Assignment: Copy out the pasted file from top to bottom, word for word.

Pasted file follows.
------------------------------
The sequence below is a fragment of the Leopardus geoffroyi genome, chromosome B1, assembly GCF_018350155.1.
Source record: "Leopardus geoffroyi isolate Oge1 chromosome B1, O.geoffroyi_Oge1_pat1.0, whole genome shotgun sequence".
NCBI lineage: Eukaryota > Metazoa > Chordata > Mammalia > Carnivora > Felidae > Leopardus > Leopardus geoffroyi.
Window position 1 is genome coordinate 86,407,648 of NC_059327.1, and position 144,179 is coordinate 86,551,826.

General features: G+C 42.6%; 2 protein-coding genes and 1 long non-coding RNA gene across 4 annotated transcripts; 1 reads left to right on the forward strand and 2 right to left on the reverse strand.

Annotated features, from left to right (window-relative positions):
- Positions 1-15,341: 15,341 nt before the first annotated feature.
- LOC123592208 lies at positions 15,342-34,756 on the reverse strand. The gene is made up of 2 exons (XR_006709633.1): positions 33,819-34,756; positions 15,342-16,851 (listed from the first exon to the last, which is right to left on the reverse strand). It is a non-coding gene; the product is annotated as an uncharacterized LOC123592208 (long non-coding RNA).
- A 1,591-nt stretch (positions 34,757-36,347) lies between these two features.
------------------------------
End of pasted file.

The sequence below is a fragment of the Leopardus geoffroyi genome, chromosome B1, assembly GCF_018350155.1.
Source record: "Leopardus geoffroyi isolate Oge1 chromosome B1, O.geoffroyi_Oge1_pat1.0, whole genome shotgun sequence".
NCBI lineage: Eukaryota > Metazoa > Chordata > Mammalia > Carnivora > Felidae > Leopardus > Leopardus geoffroyi.
Window position 1 is genome coordinate 86,407,648 of NC_059327.1, and position 144,179 is coordinate 86,551,826.

General features: G+C 42.6%; 2 protein-coding genes and 1 long non-coding RNA gene across 4 annotated transcripts; 1 reads left to right on the forward strand and 2 right to left on the reverse strand.

Annotated features, from left to right (window-relative positions):
- Positions 1-15,341: 15,341 nt before the first annotated feature.
- LOC123592208 lies at positions 15,342-34,756 on the reverse strand. The gene is made up of 2 exons (XR_006709633.1): positions 33,819-34,756; positions 15,342-16,851 (listed from the first exon to the last, which is right to left on the reverse strand). It is a non-coding gene; the product is annotated as an uncharacterized LOC123592208 (long non-coding RNA).
- A 1,591-nt stretch (positions 34,757-36,347) lies between these two features.